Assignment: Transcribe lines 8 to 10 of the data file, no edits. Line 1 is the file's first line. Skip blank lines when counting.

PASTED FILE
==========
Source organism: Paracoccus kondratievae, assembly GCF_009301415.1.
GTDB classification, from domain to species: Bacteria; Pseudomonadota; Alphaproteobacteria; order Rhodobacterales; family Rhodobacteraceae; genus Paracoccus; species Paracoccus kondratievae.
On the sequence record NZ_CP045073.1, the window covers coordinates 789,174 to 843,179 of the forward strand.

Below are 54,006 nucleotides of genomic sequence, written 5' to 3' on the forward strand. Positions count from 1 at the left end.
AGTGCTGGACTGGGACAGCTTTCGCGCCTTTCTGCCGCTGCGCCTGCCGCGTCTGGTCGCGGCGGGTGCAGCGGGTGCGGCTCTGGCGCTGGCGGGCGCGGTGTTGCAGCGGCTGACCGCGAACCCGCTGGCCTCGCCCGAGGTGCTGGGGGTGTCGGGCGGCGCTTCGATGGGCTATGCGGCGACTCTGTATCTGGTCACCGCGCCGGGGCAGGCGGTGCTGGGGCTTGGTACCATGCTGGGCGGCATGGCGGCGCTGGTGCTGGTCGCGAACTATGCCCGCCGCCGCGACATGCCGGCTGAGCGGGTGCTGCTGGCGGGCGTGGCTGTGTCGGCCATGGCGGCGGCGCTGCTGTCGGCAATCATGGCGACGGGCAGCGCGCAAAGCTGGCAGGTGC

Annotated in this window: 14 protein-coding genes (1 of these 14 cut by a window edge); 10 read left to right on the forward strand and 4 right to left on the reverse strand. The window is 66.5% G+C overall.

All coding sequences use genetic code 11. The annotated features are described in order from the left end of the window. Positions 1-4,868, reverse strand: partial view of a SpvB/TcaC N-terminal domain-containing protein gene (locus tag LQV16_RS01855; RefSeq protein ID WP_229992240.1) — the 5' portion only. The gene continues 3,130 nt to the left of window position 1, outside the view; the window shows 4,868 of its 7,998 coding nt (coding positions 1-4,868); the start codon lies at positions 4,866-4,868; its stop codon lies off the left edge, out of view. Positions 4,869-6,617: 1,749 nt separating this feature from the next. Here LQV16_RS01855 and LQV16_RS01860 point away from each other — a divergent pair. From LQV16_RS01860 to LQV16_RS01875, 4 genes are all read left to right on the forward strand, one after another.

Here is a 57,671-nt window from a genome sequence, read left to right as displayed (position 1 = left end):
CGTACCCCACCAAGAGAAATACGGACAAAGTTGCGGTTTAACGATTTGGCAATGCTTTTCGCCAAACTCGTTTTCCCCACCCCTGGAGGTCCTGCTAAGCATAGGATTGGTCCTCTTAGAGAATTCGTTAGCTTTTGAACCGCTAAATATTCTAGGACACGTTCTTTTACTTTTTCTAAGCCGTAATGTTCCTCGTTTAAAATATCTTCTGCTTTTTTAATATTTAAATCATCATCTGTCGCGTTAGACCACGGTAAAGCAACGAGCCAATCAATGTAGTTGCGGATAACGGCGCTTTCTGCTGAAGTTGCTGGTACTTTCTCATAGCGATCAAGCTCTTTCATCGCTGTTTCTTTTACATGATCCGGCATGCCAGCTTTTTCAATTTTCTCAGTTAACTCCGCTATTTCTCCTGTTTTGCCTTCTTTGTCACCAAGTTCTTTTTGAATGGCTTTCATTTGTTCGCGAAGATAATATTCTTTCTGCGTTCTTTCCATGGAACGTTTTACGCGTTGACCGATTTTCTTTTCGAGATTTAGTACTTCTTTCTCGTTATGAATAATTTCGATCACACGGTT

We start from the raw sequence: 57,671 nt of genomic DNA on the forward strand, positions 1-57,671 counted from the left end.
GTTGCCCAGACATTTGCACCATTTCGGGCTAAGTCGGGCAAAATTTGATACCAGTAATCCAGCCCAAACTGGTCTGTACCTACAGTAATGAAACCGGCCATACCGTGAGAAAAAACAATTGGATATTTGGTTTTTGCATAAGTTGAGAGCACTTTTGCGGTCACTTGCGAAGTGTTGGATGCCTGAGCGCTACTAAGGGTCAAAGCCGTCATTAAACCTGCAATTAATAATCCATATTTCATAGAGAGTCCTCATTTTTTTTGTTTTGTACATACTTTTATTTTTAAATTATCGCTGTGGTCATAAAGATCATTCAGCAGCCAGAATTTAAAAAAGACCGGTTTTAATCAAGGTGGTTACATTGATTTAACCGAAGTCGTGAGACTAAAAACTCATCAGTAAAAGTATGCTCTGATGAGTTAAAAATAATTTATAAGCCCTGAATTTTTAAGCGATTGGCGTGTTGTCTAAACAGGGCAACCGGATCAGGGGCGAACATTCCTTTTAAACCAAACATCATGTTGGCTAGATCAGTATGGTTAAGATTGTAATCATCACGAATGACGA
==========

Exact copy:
Here is a 57,671-nt window from a genome sequence, read left to right as displayed (position 1 = left end):
CGTACCCCACCAAGAGAAATACGGACAAAGTTGCGGTTTAACGATTTGGCAATGCTTTTCGCCAAACTCGTTTTCCCCACCCCTGGAGGTCCTGCTAAGCATAGGATTGGTCCTCTTAGAGAATTCGTTAGCTTTTGAACCGCTAAATATTCTAGGACACGTTCTTTTACTTTTTCTAAGCCGTAATGTTCCTCGTTTAAAATATCTTCTGCTTTTTTAATATTTAAATCATCATCTGTCGCGTTAGACCACGGTAAAGCAACGAGCCAATCAATGTAGTTGCGGATAACGGCGCTTTCTGCTGAAGTTGCTGGTACTTTCTCATAGCGATCAAGCTCTTTCATCGCTGTTTCTTTTACATGATCCGGCATGCCAGCTTTTTCAATTTTCTCAGTTAACTCCGCTATTTCTCCTGTTTTGCCTTCTTTGTCACCAAGTTCTTTTTGAATGGCTTTCATTTGTTCGCGAAGATAATATTCTTTCTGCGTTCTTTCCATGGAACGTTTTACGCGTTGACCGATTTTCTTTTCGAGATTTAGTACTTCTTTCTCGTTATGAATAATTTCGATCACACGGTT

We start from the raw sequence: 57,671 nt of genomic DNA on the forward strand, positions 1-57,671 counted from the left end.